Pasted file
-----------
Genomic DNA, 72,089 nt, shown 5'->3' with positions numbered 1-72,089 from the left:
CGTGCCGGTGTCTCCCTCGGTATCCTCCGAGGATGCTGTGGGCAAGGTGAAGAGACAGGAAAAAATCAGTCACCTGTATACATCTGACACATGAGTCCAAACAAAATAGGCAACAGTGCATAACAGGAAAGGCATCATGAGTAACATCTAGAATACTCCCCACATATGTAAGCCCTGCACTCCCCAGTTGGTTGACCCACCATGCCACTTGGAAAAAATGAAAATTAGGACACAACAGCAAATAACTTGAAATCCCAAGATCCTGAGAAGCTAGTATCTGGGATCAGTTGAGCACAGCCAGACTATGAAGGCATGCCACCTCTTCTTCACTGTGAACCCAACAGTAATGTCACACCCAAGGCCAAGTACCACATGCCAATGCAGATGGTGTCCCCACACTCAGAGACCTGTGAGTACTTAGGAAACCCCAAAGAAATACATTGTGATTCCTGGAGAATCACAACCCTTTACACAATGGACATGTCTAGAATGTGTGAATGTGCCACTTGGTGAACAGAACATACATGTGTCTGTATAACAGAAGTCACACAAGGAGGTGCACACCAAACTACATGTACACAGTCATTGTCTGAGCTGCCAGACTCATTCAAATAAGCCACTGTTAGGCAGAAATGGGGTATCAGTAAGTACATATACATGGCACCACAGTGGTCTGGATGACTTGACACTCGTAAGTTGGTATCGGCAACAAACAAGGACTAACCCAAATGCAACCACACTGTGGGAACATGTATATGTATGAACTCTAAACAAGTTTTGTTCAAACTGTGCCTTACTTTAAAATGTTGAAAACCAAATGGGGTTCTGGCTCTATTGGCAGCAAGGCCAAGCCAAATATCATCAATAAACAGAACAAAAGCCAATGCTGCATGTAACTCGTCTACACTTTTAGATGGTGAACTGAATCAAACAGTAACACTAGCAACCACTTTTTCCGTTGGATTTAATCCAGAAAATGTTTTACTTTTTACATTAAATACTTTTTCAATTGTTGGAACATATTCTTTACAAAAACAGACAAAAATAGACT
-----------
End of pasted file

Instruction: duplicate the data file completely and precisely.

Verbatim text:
Genomic DNA, 72,089 nt, shown 5'->3' with positions numbered 1-72,089 from the left:
CGTGCCGGTGTCTCCCTCGGTATCCTCCGAGGATGCTGTGGGCAAGGTGAAGAGACAGGAAAAAATCAGTCACCTGTATACATCTGACACATGAGTCCAAACAAAATAGGCAACAGTGCATAACAGGAAAGGCATCATGAGTAACATCTAGAATACTCCCCACATATGTAAGCCCTGCACTCCCCAGTTGGTTGACCCACCATGCCACTTGGAAAAAATGAAAATTAGGACACAACAGCAAATAACTTGAAATCCCAAGATCCTGAGAAGCTAGTATCTGGGATCAGTTGAGCACAGCCAGACTATGAAGGCATGCCACCTCTTCTTCACTGTGAACCCAACAGTAATGTCACACCCAAGGCCAAGTACCACATGCCAATGCAGATGGTGTCCCCACACTCAGAGACCTGTGAGTACTTAGGAAACCCCAAAGAAATACATTGTGATTCCTGGAGAATCACAACCCTTTACACAATGGACATGTCTAGAATGTGTGAATGTGCCACTTGGTGAACAGAACATACATGTGTCTGTATAACAGAAGTCACACAAGGAGGTGCACACCAAACTACATGTACACAGTCATTGTCTGAGCTGCCAGACTCATTCAAATAAGCCACTGTTAGGCAGAAATGGGGTATCAGTAAGTACATATACATGGCACCACAGTGGTCTGGATGACTTGACACTCGTAAGTTGGTATCGGCAACAAACAAGGACTAACCCAAATGCAACCACACTGTGGGAACATGTATATGTATGAACTCTAAACAAGTTTTGTTCAAACTGTGCCTTACTTTAAAATGTTGAAAACCAAATGGGGTTCTGGCTCTATTGGCAGCAAGGCCAAGCCAAATATCATCAATAAACAGAACAAAAGCCAATGCTGCATGTAACTCGTCTACACTTTTAGATGGTGAACTGAATCAAACAGTAACACTAGCAACCACTTTTTCCGTTGGATTTAATCCAGAAAATGTTTTACTTTTTACATTAAATACTTTTTCAATTGTTGGAACATATTCTTTACAAAAACAGACAAAAATAGACT